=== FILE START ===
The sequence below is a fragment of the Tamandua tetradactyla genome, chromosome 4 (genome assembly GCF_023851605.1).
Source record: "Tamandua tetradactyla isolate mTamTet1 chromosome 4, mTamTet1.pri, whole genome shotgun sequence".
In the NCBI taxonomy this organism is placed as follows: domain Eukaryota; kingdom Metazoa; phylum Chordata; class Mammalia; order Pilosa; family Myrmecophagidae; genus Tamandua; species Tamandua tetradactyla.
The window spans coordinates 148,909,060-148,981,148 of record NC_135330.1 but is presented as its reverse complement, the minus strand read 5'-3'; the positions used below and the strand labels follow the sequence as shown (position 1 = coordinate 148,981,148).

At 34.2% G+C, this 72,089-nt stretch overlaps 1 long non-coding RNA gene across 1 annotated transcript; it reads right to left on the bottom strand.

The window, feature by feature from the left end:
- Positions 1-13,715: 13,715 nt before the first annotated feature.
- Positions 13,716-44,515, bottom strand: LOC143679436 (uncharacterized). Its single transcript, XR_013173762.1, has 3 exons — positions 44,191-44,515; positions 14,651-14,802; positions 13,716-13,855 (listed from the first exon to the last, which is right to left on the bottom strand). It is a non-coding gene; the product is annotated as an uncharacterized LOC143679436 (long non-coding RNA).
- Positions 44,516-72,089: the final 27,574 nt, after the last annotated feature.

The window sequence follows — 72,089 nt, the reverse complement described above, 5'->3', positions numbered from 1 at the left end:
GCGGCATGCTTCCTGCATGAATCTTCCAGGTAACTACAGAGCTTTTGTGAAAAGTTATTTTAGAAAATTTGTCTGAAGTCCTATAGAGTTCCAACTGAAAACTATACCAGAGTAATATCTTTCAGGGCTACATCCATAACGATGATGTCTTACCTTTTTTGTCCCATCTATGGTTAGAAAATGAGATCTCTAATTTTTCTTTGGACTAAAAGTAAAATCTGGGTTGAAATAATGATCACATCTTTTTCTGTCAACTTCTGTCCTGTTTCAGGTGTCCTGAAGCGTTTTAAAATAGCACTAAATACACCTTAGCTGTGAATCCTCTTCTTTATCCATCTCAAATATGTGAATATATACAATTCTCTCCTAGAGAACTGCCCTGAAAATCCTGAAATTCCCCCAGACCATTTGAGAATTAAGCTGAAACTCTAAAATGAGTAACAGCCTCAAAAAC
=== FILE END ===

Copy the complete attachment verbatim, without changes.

The sequence below is a fragment of the Tamandua tetradactyla genome, chromosome 4 (genome assembly GCF_023851605.1).
Source record: "Tamandua tetradactyla isolate mTamTet1 chromosome 4, mTamTet1.pri, whole genome shotgun sequence".
In the NCBI taxonomy this organism is placed as follows: domain Eukaryota; kingdom Metazoa; phylum Chordata; class Mammalia; order Pilosa; family Myrmecophagidae; genus Tamandua; species Tamandua tetradactyla.
The window spans coordinates 148,909,060-148,981,148 of record NC_135330.1 but is presented as its reverse complement, the minus strand read 5'-3'; the positions used below and the strand labels follow the sequence as shown (position 1 = coordinate 148,981,148).

At 34.2% G+C, this 72,089-nt stretch overlaps 1 long non-coding RNA gene across 1 annotated transcript; it reads right to left on the bottom strand.

The window, feature by feature from the left end:
- Positions 1-13,715: 13,715 nt before the first annotated feature.
- Positions 13,716-44,515, bottom strand: LOC143679436 (uncharacterized). Its single transcript, XR_013173762.1, has 3 exons — positions 44,191-44,515; positions 14,651-14,802; positions 13,716-13,855 (listed from the first exon to the last, which is right to left on the bottom strand). It is a non-coding gene; the product is annotated as an uncharacterized LOC143679436 (long non-coding RNA).
- Positions 44,516-72,089: the final 27,574 nt, after the last annotated feature.

The window sequence follows — 72,089 nt, the reverse complement described above, 5'->3', positions numbered from 1 at the left end:
GCGGCATGCTTCCTGCATGAATCTTCCAGGTAACTACAGAGCTTTTGTGAAAAGTTATTTTAGAAAATTTGTCTGAAGTCCTATAGAGTTCCAACTGAAAACTATACCAGAGTAATATCTTTCAGGGCTACATCCATAACGATGATGTCTTACCTTTTTTGTCCCATCTATGGTTAGAAAATGAGATCTCTAATTTTTCTTTGGACTAAAAGTAAAATCTGGGTTGAAATAATGATCACATCTTTTTCTGTCAACTTCTGTCCTGTTTCAGGTGTCCTGAAGCGTTTTAAAATAGCACTAAATACACCTTAGCTGTGAATCCTCTTCTTTATCCATCTCAAATATGTGAATATATACAATTCTCTCCTAGAGAACTGCCCTGAAAATCCTGAAATTCCCCCAGACCATTTGAGAATTAAGCTGAAACTCTAAAATGAGTAACAGCCTCAAAAAC